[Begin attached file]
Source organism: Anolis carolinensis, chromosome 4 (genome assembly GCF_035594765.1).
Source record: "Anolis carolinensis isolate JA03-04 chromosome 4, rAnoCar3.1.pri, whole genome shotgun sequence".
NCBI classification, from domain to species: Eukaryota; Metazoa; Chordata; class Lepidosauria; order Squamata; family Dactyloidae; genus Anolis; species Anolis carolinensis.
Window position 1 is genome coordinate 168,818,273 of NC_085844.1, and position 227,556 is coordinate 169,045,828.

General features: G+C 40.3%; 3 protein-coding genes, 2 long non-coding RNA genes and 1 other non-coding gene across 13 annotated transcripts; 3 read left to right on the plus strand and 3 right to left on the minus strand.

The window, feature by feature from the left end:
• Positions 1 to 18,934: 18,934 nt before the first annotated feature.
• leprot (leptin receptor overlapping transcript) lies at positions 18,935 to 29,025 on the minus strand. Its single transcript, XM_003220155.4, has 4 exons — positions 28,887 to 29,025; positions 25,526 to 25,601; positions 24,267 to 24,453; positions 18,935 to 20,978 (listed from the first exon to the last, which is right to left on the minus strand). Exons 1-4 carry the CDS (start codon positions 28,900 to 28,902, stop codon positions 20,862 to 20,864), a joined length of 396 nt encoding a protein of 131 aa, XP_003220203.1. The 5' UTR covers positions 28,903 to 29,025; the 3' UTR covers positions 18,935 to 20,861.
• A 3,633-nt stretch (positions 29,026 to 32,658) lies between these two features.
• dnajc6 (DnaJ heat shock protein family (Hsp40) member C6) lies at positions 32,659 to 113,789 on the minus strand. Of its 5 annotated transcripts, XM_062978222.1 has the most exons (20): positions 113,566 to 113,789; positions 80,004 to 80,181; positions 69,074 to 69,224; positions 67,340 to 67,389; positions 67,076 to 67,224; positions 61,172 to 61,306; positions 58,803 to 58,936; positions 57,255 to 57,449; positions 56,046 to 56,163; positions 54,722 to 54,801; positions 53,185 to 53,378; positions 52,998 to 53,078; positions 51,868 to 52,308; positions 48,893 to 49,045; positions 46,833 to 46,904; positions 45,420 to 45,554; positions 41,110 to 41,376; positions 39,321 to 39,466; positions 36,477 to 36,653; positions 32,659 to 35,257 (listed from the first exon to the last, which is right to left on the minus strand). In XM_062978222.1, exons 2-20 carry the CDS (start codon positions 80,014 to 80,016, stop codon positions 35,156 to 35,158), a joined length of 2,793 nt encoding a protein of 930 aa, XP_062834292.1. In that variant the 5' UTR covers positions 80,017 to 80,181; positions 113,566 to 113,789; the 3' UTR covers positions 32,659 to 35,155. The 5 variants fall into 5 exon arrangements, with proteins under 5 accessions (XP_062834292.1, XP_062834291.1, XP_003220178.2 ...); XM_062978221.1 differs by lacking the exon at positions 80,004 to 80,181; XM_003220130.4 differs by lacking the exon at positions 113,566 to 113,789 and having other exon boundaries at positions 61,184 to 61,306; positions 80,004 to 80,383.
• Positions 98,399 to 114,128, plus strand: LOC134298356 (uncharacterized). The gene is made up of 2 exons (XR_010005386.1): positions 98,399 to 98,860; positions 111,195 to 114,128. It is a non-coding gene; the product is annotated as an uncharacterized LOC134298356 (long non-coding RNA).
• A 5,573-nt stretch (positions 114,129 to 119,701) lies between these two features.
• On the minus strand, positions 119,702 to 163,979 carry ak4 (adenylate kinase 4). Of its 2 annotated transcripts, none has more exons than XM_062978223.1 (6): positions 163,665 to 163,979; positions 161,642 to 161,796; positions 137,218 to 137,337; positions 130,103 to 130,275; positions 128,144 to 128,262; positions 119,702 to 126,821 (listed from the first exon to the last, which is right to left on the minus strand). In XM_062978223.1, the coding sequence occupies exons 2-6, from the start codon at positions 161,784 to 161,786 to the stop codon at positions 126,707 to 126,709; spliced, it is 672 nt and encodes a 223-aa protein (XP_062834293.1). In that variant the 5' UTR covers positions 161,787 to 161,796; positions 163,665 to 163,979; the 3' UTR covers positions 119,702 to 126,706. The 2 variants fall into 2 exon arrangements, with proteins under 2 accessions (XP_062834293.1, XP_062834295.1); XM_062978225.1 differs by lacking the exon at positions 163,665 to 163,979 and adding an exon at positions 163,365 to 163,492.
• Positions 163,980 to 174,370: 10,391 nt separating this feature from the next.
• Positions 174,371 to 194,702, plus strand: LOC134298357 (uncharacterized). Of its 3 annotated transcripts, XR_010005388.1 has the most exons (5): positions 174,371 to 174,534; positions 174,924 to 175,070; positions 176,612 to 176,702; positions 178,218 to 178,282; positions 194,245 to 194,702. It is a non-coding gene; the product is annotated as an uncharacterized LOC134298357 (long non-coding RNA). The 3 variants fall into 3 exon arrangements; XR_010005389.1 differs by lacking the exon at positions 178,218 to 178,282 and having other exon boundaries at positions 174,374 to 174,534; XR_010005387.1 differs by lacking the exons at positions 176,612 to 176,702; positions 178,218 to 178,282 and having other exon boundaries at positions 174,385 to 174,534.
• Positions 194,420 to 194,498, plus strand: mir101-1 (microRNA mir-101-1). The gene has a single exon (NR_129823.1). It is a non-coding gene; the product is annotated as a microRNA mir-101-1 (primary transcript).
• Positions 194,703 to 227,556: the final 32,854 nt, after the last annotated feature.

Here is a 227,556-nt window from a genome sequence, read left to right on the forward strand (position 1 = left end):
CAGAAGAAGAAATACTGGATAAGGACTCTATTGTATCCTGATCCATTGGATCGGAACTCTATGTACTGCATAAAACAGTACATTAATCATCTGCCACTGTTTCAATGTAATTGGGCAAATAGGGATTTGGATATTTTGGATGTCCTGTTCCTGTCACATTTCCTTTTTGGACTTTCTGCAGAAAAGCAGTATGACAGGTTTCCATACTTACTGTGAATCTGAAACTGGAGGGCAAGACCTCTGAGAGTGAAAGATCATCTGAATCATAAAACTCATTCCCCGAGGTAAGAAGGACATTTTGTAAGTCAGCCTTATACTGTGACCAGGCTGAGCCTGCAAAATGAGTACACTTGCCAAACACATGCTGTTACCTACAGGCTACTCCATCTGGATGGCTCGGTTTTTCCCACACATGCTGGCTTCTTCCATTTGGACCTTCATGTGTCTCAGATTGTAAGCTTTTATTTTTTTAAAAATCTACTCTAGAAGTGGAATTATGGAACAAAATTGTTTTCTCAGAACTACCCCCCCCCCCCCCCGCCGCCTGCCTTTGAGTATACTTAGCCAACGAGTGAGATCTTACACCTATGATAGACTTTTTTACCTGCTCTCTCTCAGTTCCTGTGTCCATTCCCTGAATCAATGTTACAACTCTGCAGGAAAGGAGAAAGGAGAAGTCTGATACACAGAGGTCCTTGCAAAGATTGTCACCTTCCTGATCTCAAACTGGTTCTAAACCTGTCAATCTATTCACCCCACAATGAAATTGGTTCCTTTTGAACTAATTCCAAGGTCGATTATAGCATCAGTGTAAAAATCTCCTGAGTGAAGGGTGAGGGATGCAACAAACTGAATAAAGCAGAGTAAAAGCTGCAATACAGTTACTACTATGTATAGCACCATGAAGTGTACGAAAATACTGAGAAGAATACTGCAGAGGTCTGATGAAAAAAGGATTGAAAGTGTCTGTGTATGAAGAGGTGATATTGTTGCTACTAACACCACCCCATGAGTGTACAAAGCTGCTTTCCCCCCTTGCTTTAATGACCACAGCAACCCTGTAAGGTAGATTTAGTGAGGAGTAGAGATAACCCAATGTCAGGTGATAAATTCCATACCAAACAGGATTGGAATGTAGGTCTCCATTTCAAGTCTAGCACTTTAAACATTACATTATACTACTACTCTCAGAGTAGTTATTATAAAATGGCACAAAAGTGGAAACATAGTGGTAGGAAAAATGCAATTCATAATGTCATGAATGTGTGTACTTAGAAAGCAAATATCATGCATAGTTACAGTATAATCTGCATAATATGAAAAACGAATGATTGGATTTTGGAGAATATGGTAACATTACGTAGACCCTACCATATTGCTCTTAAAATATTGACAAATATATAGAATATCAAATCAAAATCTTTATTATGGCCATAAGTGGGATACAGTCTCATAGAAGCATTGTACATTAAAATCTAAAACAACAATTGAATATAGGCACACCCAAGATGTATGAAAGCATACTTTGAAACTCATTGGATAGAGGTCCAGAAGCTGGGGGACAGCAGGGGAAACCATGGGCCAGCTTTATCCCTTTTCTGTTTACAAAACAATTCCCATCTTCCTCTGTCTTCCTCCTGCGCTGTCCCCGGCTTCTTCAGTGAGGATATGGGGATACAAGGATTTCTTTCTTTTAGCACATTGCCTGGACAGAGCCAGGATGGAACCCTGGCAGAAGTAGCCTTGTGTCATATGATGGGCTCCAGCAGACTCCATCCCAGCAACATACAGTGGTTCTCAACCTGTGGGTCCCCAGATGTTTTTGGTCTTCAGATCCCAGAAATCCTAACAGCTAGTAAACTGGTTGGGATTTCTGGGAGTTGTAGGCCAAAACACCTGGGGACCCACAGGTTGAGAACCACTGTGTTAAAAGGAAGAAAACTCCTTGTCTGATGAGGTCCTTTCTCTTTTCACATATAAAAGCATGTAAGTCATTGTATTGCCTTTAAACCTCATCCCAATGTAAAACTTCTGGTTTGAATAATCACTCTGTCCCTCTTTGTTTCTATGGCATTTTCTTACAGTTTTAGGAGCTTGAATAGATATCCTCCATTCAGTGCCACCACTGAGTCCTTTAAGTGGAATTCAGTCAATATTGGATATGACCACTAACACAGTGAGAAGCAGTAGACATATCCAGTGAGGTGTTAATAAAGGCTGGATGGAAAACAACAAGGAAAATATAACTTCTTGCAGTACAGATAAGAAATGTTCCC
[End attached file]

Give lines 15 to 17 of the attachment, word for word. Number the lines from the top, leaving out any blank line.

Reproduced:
• Positions 174,371 to 194,702, plus strand: LOC134298357 (uncharacterized). Of its 3 annotated transcripts, XR_010005388.1 has the most exons (5): positions 174,371 to 174,534; positions 174,924 to 175,070; positions 176,612 to 176,702; positions 178,218 to 178,282; positions 194,245 to 194,702. It is a non-coding gene; the product is annotated as an uncharacterized LOC134298357 (long non-coding RNA). The 3 variants fall into 3 exon arrangements; XR_010005389.1 differs by lacking the exon at positions 178,218 to 178,282 and having other exon boundaries at positions 174,374 to 174,534; XR_010005387.1 differs by lacking the exons at positions 176,612 to 176,702; positions 178,218 to 178,282 and having other exon boundaries at positions 174,385 to 174,534.
• Positions 194,420 to 194,498, plus strand: mir101-1 (microRNA mir-101-1). The gene has a single exon (NR_129823.1). It is a non-coding gene; the product is annotated as a microRNA mir-101-1 (primary transcript).
• Positions 194,703 to 227,556: the final 32,854 nt, after the last annotated feature.